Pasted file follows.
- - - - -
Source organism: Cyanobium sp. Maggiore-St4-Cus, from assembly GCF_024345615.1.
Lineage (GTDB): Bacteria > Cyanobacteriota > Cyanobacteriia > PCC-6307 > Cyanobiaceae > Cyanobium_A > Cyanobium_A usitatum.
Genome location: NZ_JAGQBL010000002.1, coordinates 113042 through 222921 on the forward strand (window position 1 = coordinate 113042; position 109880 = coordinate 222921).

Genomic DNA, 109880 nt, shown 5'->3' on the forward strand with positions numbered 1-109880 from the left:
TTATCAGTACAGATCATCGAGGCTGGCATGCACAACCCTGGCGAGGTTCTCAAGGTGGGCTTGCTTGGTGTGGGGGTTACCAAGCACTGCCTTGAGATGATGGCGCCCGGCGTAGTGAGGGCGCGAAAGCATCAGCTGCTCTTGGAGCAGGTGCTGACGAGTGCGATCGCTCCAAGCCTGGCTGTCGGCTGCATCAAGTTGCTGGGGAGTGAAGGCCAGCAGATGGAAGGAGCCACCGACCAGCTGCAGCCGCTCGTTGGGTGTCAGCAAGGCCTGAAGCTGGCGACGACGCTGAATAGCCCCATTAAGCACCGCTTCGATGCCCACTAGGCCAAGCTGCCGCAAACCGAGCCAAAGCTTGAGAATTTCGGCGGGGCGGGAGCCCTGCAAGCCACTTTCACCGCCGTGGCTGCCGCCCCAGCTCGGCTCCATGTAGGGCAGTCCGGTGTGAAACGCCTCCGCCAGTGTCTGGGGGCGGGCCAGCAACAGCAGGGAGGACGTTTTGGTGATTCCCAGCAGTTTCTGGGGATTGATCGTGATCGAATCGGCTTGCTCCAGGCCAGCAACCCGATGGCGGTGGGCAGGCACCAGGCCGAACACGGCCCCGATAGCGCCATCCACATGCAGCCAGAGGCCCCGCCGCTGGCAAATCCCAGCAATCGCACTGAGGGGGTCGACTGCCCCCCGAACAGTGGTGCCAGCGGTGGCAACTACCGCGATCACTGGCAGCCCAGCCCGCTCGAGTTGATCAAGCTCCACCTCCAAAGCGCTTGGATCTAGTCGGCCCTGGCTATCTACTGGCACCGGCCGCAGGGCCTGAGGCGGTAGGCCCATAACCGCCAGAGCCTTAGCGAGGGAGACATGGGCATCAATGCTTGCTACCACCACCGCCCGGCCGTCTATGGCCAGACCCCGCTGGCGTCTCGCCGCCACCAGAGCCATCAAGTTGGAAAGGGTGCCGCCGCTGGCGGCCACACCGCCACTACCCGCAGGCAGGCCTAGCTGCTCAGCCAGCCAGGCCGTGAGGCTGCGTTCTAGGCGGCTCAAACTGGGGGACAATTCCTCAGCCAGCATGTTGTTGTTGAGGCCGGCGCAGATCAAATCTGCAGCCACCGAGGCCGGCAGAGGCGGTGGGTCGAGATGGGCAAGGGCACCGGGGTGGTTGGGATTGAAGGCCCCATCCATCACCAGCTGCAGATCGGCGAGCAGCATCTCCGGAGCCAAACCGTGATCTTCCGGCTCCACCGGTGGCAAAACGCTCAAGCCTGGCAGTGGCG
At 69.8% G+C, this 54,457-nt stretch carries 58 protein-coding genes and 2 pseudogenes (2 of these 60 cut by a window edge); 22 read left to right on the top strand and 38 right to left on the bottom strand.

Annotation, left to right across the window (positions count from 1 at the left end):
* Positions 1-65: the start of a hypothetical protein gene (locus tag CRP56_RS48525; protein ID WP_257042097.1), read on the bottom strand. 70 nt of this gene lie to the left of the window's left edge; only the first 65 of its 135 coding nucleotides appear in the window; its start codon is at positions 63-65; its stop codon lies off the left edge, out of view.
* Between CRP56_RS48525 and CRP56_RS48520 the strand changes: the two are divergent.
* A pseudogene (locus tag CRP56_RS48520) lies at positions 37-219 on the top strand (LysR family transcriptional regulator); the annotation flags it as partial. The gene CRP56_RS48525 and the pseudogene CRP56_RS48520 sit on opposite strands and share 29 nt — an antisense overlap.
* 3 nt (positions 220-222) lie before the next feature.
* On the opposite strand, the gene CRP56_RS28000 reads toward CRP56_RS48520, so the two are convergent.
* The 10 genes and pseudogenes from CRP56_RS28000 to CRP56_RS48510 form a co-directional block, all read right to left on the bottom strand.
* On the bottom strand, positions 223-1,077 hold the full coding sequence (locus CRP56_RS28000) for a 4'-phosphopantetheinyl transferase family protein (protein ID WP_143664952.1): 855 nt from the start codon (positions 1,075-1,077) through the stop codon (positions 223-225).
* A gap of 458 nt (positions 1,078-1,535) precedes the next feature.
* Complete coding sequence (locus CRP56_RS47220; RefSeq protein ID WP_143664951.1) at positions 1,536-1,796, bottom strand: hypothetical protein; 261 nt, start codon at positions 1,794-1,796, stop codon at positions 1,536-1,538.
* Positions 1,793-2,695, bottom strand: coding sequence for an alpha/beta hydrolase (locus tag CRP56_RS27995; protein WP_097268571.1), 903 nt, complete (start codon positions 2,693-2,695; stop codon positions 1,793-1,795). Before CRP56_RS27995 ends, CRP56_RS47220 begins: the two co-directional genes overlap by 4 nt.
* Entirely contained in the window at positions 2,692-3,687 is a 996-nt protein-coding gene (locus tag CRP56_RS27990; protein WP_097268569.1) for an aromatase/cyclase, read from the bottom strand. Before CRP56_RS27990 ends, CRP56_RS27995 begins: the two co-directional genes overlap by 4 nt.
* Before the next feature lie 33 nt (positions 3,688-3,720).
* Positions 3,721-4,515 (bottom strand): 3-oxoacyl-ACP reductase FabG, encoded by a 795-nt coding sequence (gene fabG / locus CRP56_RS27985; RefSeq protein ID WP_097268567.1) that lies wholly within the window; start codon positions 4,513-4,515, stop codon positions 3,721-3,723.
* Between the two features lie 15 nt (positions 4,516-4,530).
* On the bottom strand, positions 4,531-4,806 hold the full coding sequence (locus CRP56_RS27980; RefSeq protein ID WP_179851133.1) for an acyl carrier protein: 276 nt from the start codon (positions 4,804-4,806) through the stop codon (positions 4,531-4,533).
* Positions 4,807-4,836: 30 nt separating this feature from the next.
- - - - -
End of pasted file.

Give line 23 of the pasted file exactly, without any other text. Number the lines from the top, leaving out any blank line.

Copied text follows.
* Positions 4,807-4,836: 30 nt separating this feature from the next.